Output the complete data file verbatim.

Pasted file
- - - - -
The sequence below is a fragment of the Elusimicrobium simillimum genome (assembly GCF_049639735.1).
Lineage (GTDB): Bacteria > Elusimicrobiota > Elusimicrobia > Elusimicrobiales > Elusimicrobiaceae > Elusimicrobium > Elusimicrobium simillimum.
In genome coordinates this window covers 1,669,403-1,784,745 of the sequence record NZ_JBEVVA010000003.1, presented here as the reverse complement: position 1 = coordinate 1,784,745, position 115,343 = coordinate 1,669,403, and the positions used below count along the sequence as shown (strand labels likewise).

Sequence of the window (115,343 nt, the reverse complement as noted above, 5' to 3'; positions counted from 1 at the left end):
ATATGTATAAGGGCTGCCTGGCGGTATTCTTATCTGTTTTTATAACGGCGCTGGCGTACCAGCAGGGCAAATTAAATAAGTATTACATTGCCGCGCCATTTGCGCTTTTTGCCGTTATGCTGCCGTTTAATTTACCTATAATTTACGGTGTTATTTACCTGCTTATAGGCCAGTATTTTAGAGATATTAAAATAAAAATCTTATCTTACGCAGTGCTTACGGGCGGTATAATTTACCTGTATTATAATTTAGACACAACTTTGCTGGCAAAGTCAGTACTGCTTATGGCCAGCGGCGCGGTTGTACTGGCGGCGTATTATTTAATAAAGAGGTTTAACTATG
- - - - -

The sequence below is a fragment of the Elusimicrobium simillimum genome (assembly GCF_049639735.1).
Lineage (GTDB): Bacteria > Elusimicrobiota > Elusimicrobia > Elusimicrobiales > Elusimicrobiaceae > Elusimicrobium > Elusimicrobium simillimum.
In genome coordinates this window covers 1,669,403-1,784,745 of the sequence record NZ_JBEVVA010000003.1, presented here as the reverse complement: position 1 = coordinate 1,784,745, position 115,343 = coordinate 1,669,403, and the positions used below count along the sequence as shown (strand labels likewise).

Sequence of the window (115,343 nt, the reverse complement as noted above, 5' to 3'; positions counted from 1 at the left end):
ATATGTATAAGGGCTGCCTGGCGGTATTCTTATCTGTTTTTATAACGGCGCTGGCGTACCAGCAGGGCAAATTAAATAAGTATTACATTGCCGCGCCATTTGCGCTTTTTGCCGTTATGCTGCCGTTTAATTTACCTATAATTTACGGTGTTATTTACCTGCTTATAGGCCAGTATTTTAGAGATATTAAAATAAAAATCTTATCTTACGCAGTGCTTACGGGCGGTATAATTTACCTGTATTATAATTTAGACACAACTTTGCTGGCAAAGTCAGTACTGCTTATGGCCAGCGGCGCGGTTGTACTGGCGGCGTATTATTTAATAAAGAGGTTTAACTATG